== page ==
New research from UT Dallas indicates that values should play a bigger role in the study of science in schools.
The research, which appears in the journal Science & Education, found that students typically do not explore predetermined values or evaluate whether they are appropriate to the particular issue they are examining.
Dr. Matthew Brown, an associate professor in the School of Arts and Humanities, and director of the Center for Values in Medicine, Science, and Technology, said the research shows the importance of teaching science in a way that helps students engage their knowledge of science with social questions.
“You can get students to regurgitate facts, and you can get them to work problems. But getting them to connect what they know about the scientific method or particular areas of science to social issues or policy decision-making is rare,” he said.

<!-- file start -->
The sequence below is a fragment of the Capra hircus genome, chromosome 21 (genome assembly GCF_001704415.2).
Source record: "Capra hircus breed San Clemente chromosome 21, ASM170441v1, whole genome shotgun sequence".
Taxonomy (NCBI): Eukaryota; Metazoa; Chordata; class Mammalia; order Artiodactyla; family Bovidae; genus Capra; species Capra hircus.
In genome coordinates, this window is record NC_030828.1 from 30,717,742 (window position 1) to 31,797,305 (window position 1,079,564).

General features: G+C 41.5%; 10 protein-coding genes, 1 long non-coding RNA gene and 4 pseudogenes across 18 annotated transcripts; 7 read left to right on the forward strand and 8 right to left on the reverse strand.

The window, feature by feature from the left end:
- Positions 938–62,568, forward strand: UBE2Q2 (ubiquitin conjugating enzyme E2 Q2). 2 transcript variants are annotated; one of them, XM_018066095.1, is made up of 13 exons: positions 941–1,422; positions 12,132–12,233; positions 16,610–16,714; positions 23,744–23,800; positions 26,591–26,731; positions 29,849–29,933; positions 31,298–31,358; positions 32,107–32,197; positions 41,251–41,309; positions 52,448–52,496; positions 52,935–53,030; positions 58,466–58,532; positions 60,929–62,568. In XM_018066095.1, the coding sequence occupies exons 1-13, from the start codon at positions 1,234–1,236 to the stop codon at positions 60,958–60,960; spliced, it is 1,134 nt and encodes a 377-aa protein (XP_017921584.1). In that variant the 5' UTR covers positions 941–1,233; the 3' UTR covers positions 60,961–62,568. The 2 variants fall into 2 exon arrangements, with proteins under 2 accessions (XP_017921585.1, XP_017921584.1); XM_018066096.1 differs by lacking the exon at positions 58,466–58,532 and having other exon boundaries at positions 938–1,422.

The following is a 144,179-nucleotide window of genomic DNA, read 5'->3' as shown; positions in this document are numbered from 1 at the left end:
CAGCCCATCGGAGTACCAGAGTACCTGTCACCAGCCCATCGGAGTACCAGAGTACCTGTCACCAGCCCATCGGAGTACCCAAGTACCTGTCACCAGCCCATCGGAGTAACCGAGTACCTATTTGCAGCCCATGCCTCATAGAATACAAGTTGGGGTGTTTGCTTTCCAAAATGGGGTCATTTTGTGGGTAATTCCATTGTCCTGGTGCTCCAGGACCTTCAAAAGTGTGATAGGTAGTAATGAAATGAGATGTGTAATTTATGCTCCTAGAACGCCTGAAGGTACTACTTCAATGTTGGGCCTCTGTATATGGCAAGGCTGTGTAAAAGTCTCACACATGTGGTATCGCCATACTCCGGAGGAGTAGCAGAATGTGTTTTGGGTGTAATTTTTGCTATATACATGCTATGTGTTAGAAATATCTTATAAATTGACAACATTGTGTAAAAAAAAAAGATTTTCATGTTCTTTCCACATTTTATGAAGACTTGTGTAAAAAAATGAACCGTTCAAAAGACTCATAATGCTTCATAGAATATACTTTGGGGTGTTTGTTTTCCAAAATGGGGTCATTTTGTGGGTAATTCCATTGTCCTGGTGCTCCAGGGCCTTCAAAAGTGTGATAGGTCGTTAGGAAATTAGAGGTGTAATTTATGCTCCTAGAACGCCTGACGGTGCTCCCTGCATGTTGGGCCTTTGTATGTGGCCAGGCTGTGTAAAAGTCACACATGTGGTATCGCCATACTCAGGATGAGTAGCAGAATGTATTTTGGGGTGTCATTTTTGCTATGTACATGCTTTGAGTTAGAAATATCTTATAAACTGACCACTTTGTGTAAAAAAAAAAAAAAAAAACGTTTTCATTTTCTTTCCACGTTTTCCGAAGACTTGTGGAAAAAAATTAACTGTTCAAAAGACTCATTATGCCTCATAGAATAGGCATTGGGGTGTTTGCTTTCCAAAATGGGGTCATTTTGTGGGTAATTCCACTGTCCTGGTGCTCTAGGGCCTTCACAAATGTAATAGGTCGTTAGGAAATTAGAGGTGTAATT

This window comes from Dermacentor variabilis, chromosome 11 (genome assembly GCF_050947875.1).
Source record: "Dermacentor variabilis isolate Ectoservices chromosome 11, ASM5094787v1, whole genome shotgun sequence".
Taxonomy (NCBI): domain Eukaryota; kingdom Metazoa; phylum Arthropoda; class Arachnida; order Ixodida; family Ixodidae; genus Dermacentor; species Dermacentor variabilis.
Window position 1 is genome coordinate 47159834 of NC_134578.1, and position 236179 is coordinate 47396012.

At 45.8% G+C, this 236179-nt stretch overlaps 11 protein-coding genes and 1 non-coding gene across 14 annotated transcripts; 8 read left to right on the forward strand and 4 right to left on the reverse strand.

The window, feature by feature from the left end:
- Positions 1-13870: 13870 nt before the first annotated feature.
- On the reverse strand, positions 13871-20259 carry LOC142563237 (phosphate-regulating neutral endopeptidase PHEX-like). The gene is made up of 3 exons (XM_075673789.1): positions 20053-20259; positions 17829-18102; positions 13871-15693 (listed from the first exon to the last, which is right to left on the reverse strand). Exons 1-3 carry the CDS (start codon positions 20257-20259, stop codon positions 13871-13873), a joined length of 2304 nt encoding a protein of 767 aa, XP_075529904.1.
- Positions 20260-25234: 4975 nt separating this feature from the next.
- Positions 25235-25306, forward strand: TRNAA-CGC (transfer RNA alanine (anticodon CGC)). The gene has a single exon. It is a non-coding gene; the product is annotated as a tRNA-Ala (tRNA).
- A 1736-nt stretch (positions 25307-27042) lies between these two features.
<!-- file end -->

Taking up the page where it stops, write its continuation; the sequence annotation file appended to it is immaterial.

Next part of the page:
Working with Dr. Eun Ah Lee MS’16, MA’16, the UT Dallas research associate who initiated the project, Brown built on arguments espoused by John Dewey, an American philosopher and psychologist who contended that scientific inquiry should include value judgments and that conducting inquiry can improve the ability to make good value judgments.
“What has been found is that when it comes to social issues, people make decisions based on their values,” he said. “So what we are arguing for — and this is what philosophers of science have been arguing for a while — is that there is actually an interaction between the science and the values.”